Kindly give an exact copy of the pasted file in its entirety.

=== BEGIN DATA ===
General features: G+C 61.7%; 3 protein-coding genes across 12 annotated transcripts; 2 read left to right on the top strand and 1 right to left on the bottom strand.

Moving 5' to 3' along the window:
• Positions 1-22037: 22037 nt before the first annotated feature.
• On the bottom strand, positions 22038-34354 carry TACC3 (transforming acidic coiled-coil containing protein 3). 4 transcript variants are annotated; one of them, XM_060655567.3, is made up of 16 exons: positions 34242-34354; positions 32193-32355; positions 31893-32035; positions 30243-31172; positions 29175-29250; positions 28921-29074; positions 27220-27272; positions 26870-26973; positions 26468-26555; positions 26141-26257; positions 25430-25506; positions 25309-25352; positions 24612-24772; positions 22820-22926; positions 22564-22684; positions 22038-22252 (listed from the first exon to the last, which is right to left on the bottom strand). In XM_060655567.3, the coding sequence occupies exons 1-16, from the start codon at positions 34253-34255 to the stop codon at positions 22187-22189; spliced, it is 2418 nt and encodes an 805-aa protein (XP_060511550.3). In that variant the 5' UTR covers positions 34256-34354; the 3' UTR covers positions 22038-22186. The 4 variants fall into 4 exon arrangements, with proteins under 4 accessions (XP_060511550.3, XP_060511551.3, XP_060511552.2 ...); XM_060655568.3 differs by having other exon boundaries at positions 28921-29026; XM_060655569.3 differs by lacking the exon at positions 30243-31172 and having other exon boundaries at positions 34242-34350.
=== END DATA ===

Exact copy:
General features: G+C 61.7%; 3 protein-coding genes across 12 annotated transcripts; 2 read left to right on the top strand and 1 right to left on the bottom strand.

Moving 5' to 3' along the window:
• Positions 1-22037: 22037 nt before the first annotated feature.
• On the bottom strand, positions 22038-34354 carry TACC3 (transforming acidic coiled-coil containing protein 3). 4 transcript variants are annotated; one of them, XM_060655567.3, is made up of 16 exons: positions 34242-34354; positions 32193-32355; positions 31893-32035; positions 30243-31172; positions 29175-29250; positions 28921-29074; positions 27220-27272; positions 26870-26973; positions 26468-26555; positions 26141-26257; positions 25430-25506; positions 25309-25352; positions 24612-24772; positions 22820-22926; positions 22564-22684; positions 22038-22252 (listed from the first exon to the last, which is right to left on the bottom strand). In XM_060655567.3, the coding sequence occupies exons 1-16, from the start codon at positions 34253-34255 to the stop codon at positions 22187-22189; spliced, it is 2418 nt and encodes an 805-aa protein (XP_060511550.3). In that variant the 5' UTR covers positions 34256-34354; the 3' UTR covers positions 22038-22186. The 4 variants fall into 4 exon arrangements, with proteins under 4 accessions (XP_060511550.3, XP_060511551.3, XP_060511552.2 ...); XM_060655568.3 differs by having other exon boundaries at positions 28921-29026; XM_060655569.3 differs by lacking the exon at positions 30243-31172 and having other exon boundaries at positions 34242-34350.